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The consultation for Aarhus University’s 2025 strategy is now open

The draft version of AU’s coming strategy is now available for staff and students to read and comment on. The proposed strategy represents a continuation of the university’s current course, with the addition of new targets and focus areas.


“It’s a clarification and an elaboration of our existing course.”

In brief, this is how Rector Brian Bech Nielsen characterises the new strategy, a draft version of which has just been released for a university-wide consultation.

“We have a strong university that has wind in its sails, and we have a number of long-range strategic initiatives that will continue in coming years, such as the strategic focus on the expansion of IT and engineering programmes, as well as business programmes and primary school programmes. So there’s no reason to revolutionise everything. Generally speaking, we’re attempting to define our existing course even more precisely, but we’ve also included new focus areas. The university is constantly on the move, as is the world around us, and the new strategy has to embrace that,” he explains.

What excites us – and how do we share that with society?

Rector Bech Nielsen hopes that the consultation will serve to spark a more general debate on the university’s role in society that will engage both staff and students:

“It’s important to me that we set the bar for our academic ambitions extremely high with this strategy. Not only for our own sake, but also to show the world around us that we have high ambitions for our contribution to society. In this light, I hope that the strategy will initiate a conversation about what excites us about our subjects and our core activities – and not least about how we can create value for society by realising them in practice. Ultimately, this is what the targets and initiatives in the strategy are all about.”

From vision to sub-target

The essence of the strategy is that Aarhus University creates values for society through three core activities, research, education and collaboration. The strategy divides these activities into six equally important core tasks:

  • Basic research of high international quality
  • Research-based degree programmes of high international quality
  • Contributing to society’s development and prosperity
  • Research-based solutions to societal challenges
  • Graduates for the labour market of the future
  • Development of research talents and research integration.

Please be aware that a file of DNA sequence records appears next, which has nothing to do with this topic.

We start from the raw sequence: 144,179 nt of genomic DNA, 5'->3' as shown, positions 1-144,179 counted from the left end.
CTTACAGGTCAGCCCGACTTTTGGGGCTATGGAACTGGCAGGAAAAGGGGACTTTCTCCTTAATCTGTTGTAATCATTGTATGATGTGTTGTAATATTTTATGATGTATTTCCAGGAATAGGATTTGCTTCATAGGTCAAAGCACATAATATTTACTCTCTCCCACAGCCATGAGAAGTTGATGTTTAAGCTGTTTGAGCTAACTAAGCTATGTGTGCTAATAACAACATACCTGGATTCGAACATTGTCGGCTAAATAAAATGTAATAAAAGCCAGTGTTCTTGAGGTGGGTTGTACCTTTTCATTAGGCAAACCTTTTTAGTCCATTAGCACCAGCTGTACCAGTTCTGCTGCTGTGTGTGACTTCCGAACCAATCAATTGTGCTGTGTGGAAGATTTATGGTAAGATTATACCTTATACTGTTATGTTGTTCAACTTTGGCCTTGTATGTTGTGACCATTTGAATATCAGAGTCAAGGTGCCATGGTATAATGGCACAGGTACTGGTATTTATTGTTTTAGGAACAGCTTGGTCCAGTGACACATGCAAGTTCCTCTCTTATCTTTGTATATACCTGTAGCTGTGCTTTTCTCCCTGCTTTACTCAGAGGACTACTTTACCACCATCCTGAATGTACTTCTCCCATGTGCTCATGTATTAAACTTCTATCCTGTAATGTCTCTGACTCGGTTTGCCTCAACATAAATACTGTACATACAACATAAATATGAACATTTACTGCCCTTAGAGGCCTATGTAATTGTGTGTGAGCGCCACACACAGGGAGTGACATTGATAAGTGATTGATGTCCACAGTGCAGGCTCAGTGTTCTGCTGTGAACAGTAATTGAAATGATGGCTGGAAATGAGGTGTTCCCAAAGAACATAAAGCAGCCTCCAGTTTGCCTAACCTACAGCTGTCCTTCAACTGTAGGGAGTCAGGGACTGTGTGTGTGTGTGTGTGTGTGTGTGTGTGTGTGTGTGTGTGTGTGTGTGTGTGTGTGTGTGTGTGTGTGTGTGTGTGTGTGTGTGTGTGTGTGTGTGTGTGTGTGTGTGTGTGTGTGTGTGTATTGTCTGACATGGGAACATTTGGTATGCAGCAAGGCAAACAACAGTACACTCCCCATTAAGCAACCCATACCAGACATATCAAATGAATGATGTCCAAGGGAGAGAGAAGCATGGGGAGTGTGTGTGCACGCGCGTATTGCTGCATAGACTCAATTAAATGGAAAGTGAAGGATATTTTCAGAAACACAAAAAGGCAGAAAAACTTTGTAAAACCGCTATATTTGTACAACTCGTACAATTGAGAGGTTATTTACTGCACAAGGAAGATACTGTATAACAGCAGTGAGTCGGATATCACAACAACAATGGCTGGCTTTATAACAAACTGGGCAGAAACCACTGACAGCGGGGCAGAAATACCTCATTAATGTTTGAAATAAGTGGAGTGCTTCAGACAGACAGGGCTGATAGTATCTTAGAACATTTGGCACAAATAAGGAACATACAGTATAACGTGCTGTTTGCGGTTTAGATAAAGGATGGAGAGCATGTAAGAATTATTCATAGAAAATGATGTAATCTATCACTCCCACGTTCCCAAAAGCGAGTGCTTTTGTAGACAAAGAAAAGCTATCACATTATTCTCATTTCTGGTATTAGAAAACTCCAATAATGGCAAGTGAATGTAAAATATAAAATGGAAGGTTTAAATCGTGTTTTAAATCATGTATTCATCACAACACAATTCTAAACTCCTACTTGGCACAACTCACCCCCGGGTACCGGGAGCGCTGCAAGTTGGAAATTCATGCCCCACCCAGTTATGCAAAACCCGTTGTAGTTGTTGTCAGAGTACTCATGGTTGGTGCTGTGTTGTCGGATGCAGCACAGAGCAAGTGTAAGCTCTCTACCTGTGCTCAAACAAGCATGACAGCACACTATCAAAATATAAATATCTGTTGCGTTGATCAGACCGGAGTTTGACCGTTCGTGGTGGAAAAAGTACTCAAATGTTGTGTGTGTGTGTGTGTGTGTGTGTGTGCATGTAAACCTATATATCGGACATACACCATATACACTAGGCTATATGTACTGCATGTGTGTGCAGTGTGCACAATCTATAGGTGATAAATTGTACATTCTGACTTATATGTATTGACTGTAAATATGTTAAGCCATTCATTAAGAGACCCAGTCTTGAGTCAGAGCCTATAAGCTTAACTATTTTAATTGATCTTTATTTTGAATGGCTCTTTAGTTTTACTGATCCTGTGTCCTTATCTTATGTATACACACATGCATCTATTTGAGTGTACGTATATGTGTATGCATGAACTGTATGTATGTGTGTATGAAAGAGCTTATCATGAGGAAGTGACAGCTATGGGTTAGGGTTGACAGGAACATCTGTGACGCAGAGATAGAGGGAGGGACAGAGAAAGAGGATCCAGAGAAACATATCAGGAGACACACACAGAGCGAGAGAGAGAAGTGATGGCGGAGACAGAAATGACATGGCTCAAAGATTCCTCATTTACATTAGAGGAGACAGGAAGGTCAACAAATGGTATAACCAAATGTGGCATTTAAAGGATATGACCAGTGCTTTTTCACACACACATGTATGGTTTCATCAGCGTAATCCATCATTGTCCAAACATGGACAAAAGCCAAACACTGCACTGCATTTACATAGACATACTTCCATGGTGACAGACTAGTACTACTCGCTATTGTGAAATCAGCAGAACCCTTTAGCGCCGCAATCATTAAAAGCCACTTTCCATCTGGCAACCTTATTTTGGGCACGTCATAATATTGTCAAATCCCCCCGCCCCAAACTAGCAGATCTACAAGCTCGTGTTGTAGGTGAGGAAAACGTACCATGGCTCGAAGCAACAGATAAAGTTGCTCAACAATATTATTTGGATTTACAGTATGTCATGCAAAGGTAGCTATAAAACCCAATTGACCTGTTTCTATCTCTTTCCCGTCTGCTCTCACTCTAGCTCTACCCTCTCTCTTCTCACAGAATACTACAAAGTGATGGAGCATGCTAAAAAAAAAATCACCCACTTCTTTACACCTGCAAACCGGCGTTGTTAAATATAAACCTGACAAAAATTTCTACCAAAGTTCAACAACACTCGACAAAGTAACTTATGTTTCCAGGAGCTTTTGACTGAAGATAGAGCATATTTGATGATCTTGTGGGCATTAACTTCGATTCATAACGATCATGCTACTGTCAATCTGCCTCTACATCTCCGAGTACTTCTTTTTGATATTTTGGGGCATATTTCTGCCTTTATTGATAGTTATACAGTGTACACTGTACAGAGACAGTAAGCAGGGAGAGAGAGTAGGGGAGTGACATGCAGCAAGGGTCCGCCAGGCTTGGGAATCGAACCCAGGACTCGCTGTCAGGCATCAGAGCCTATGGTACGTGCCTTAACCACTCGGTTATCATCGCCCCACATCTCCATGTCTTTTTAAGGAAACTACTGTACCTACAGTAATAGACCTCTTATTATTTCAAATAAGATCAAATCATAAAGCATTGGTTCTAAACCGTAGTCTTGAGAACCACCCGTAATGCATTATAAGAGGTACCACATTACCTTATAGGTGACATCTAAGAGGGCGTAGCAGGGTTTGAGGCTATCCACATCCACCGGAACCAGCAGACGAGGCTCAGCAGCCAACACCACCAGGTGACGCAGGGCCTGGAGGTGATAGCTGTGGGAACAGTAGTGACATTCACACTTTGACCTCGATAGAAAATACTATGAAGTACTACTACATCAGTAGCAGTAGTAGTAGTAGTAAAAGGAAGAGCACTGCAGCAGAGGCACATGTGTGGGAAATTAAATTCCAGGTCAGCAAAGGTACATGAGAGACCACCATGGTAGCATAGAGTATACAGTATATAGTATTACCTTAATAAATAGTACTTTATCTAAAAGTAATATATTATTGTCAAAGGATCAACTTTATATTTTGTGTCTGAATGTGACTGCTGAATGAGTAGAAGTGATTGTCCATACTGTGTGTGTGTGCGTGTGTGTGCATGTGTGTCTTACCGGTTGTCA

There are targets and sub-targets associated with each core task that point towards concrete initiatives. For example, the sub-targets associated with the task basic research include improving career development opportunities and achieving greater diversity in the research programmes.

“The initiative to improve gender balance and diversity is one example of a theme that is highlighted much more prominently than before. This is an area we’ve become much more conscious of than was the case when the last strategy was drafted in 2012. We are more conscious that diversity is important both in relation to quality of our core activities and in relation to the work environment, and so we’re proposing to put it centre stage as one of the university’s primary targets towards 2025,” the rector says.

He points to sustainability as another university-wide theme that will play a greater role at the university in coming years. In this connection, he notes that a parallel process of drafting a separate and complementary sustainability strategy is currently ongoing.

Bridges to the world

Rector Bech Nielsen also singles out internationalisation as an important university-wide strategic priority that includes concrete sub-targets to increase the number of international applicants to academic positions and to establish more partnerships with institutions abroad. But in the rector’s view, internationalisation also has a larger social and political dimension:

“More of the world’s countries are starting to isolate themselves. We’re seeing protectionist tendencies in business, in politics and in culture. And I think it’s important that we as universities fight to maintain our role as builders of bridges to the outside world. Knowledge, talent and ideas must have the freedom to cross borders. And collaboration across national borders on both research and education has always been in the universities’ DNA. In the senior management team, we’ve been quite determined to emphasise this in the strategy – which is why connecting Denmark and the world is included in the very vision itself.” It cannot be spelled out too clearly: It’s not just crucial – but absolutely, utterly crucial – for a country like Denmark that its universities think and act internationally.”

LINK: View the draft strategy

The Strategy 2025 process thus far

  • The draft of the university’s new strategy was composed by the senior management team in dialogue with the Aarhus University Board and the rest of the university’s executive management (heads of department/school and centres).

The next steps in the Strategy 2025 process

  • The consultation for the draft strategy will remain open until 24 October at 9:00.
  • Staff and students are encouraged to discuss the draft and submit their input to their local department/school management team, liaison organisation or student organisation. The faculty management teams and department/school management teams are organising and conducting the consultation processes at the local level.


The draft has been forwarded to:

  • Faculties
  • Departments and schools
  • LEA (the administration's management team)
  • The academic councils
  • The Student Council, Konservative Studerende and Frit Forum
  • The Main Liaison Committee, the Main Occupational Health and Safety Committee, the faculty liaison committees and the the Administration's Liaison Committee.